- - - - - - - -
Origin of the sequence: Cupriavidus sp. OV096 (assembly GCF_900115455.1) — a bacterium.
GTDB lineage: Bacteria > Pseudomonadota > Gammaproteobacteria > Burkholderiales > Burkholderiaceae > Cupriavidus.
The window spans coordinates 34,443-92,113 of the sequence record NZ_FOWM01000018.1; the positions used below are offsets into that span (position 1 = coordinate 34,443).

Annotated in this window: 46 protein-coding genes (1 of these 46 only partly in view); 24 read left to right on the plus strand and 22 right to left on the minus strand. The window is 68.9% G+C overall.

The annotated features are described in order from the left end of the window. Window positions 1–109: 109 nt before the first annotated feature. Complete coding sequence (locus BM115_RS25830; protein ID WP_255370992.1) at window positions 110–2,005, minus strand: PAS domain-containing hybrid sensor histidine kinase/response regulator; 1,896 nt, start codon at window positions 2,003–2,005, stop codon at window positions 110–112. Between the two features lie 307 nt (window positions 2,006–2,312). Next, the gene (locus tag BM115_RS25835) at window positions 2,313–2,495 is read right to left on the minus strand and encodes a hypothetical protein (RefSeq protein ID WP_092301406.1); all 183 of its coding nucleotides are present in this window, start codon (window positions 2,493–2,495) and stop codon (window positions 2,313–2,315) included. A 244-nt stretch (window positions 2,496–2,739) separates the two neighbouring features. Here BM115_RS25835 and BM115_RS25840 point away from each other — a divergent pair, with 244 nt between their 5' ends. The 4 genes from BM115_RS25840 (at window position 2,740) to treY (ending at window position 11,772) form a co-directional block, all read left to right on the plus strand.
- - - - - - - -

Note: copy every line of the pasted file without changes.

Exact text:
Origin of the sequence: Cupriavidus sp. OV096 (assembly GCF_900115455.1) — a bacterium.
GTDB lineage: Bacteria > Pseudomonadota > Gammaproteobacteria > Burkholderiales > Burkholderiaceae > Cupriavidus.
The window spans coordinates 34,443-92,113 of the sequence record NZ_FOWM01000018.1; the positions used below are offsets into that span (position 1 = coordinate 34,443).

Annotated in this window: 46 protein-coding genes (1 of these 46 only partly in view); 24 read left to right on the plus strand and 22 right to left on the minus strand. The window is 68.9% G+C overall.

The annotated features are described in order from the left end of the window. Window positions 1–109: 109 nt before the first annotated feature. Complete coding sequence (locus BM115_RS25830; protein ID WP_255370992.1) at window positions 110–2,005, minus strand: PAS domain-containing hybrid sensor histidine kinase/response regulator; 1,896 nt, start codon at window positions 2,003–2,005, stop codon at window positions 110–112. Between the two features lie 307 nt (window positions 2,006–2,312). Next, the gene (locus tag BM115_RS25835) at window positions 2,313–2,495 is read right to left on the minus strand and encodes a hypothetical protein (RefSeq protein ID WP_092301406.1); all 183 of its coding nucleotides are present in this window, start codon (window positions 2,493–2,495) and stop codon (window positions 2,313–2,315) included. A 244-nt stretch (window positions 2,496–2,739) separates the two neighbouring features. Here BM115_RS25835 and BM115_RS25840 point away from each other — a divergent pair, with 244 nt between their 5' ends. The 4 genes from BM115_RS25840 (at window position 2,740) to treY (ending at window position 11,772) form a co-directional block, all read left to right on the plus strand.